Ficino’s Five Questions: A Christian Platonist Response to Aristotle’s Problem of Happiness

By Aaron David

Aristotle is known for his philosophy and for his being Plato’s most prized student and intellectual companion. Perhaps Aristotle’s most influential and widely read work is his Nicomachean Ethics, which was, and still is, considered a seminal argument for the value of moral and intellectual virtue. The Ethics does more than argue for virtue; it also discusses human nature and the human condition. This paper will show that Aristotle argues that humankind most deeply desires a “perfect” happiness: one that that is complete, lasting the whole of one’s life, and sufficient in itself to render each day worth living – and that such a happiness is unattainable. I will argue that Aristotle believes that humanity’s chances for such a happiness are necessarily frustrated by our mortality (and our awareness of it) and our being subject to chance and misfortune, with its accompanying uncertainty and anxiety. How might other students of Plato respond to this? This paper will consider how a Platonic Christian thinker, Marsilio Ficino of the Italian renaissance, might respond by understanding his “Five Questions Concerning the Mind” as a direct reply to Aristotle’s Ethics. I will demonstrate that Ficino borrows Aristotelian notions of: teleological activity, the unsatisfying nature of human life on earth, a perfect happiness, and more. However, for the purposes of his argument, he changes an Aristotelian principle, and supplants others in favor of his own. In so doing, he renders the immortality of the human soul a necessary reality, thus positing the possibility for us to achieve in the afterlife the perfect happiness we so deeply desire. I will proceed by examining Aristotle’s Ethics and critically considering Ficino’s “Five Questions Concerning the Mind” as a Christian, Platonic response.

Aristotle begins his Ethics with a statement about human nature: all our actions are aimed at some good. In Book I of the Ethics, he addresses the question of the greatest good. After warning his readers of the necessarily imprecise character of his account, he explores the nature of the greatest good, one that all humans value and strive toward: happiness (I.4, p.315). To answer the question of what happiness is, Aristotle posits two qualities unique to the greatest good: completeness and self-sufficiency, achieved over the whole of one’s life (I.7, p.321-3).

In the first chapter of Book I Aristotle gives a sort of hierarchy of goods, showing that most actions or goods are instrumentally valuable. He explains that there must be “some object of activities that we want for its own sake, this must be the good, the highest good (I.2, p.314).” If there were no such end we would always be grasping for more and never satisfied, rendering life empty and frustrating (I.2, p.314). Happiness is the final, complete end towards which we all strive, as it has unqualified intrinsic value: “by absolutely final, we mean that which is sought for its own sake, and never as a means to something else. Happiness seems to be something of that sort (I.7, p.321).”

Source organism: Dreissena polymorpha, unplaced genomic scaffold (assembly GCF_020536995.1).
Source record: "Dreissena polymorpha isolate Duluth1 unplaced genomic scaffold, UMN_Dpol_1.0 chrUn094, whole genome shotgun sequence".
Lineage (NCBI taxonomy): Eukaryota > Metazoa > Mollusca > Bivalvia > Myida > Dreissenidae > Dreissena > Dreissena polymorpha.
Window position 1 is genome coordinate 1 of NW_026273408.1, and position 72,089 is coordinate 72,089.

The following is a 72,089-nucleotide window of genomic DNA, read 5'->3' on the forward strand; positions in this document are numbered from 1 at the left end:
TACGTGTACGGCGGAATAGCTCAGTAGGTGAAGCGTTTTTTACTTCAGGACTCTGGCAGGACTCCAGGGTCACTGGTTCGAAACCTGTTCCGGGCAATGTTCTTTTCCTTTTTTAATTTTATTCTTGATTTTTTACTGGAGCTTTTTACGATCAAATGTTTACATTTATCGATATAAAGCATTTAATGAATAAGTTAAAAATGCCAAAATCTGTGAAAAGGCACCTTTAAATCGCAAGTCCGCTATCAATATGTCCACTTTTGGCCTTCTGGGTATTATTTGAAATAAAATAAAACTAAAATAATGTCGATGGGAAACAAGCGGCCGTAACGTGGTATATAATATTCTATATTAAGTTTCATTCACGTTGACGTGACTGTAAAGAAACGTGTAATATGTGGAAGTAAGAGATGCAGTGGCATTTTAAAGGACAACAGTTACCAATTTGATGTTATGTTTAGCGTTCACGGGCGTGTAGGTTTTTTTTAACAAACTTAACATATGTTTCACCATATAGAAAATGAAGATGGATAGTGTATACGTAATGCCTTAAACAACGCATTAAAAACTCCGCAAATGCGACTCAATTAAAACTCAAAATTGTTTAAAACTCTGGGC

In addition to its completeness, happiness is perfectly self-sufficient, not only for oneself, but also for those dearest to one, as well as one’s fellow-citizens, “since man is naturally a social animal (I.7, p.321).” The self-sufficient is “that which by itself makes life worth choosing, and lacking in nothing (I.7, p.321).” Final happiness is not ephemeral: “one swallow does not make a spring, nor does a single fine day. Similarly, one day or a short time does not make a man blessed or happy (I.7, p.323).” Happiness lasts over a complete life.

By “outlin[ing]” these qualities of happiness, Aristotle gives a working account of what human beings intensely desire and strive toward (I.7, p.323). The next question is: how do we achieve this happiness? What actions should we take to become happy? Or, broadly, how should we live? In answering these questions, Aristotle states, explores, and debunks prevalent opinions of the constituents of the happy life, those related to pleasure and honor (I.4-5, p.315-17). He likens the “uneducated” life in pursuit of pleasure to the “kind of life lived by cattle (.I4-5, p. 316-7).” As for the “clever” life of honor, he argues that because honor is a simply a recognition of virtue, it must be that the “excellence [in virtue] is higher than honor (I.5, p.317).”

After disposing of these means to achieving happiness, in chapter seven Aristotle offers a possible solution to the question of how we, as human beings, ought to live – with an eye toward final happiness. He does this by posing a question: what is the work of the human being? It cannot be growth and sustained life, as this is “shared by man even with plants (I.7, p.322).” The human work must be something “specific [to human beings]” (I.7, p.322). Reason emerges as the uniquely human quality central to our work. Aristotle asserts that “we are left with a life concerned with action, belonging to the rational part of the mind (I.7, p.322 [emphasis added]).” Those who take this work most seriously receive the greatest reward (i.e. happiness). The work of a serious man is to do these “activit[ies] of soul” well and nobly, bringing each thing or action “to completion well in accord with the [virtue proper to it]” (I.7, p.322). After this conclusion, he restates the work of the human being, the fulfillment of which may ensure man’s happiness, to include virtue: “the good for man proves to be activity of soul in accord with excellence [of virtue]” (I.7, p.322). This active or applied virtue, rather than a dormant virtuous character or disposition, is “operative” and accomplishes good things (I.7, p.322 and I.8, p.324).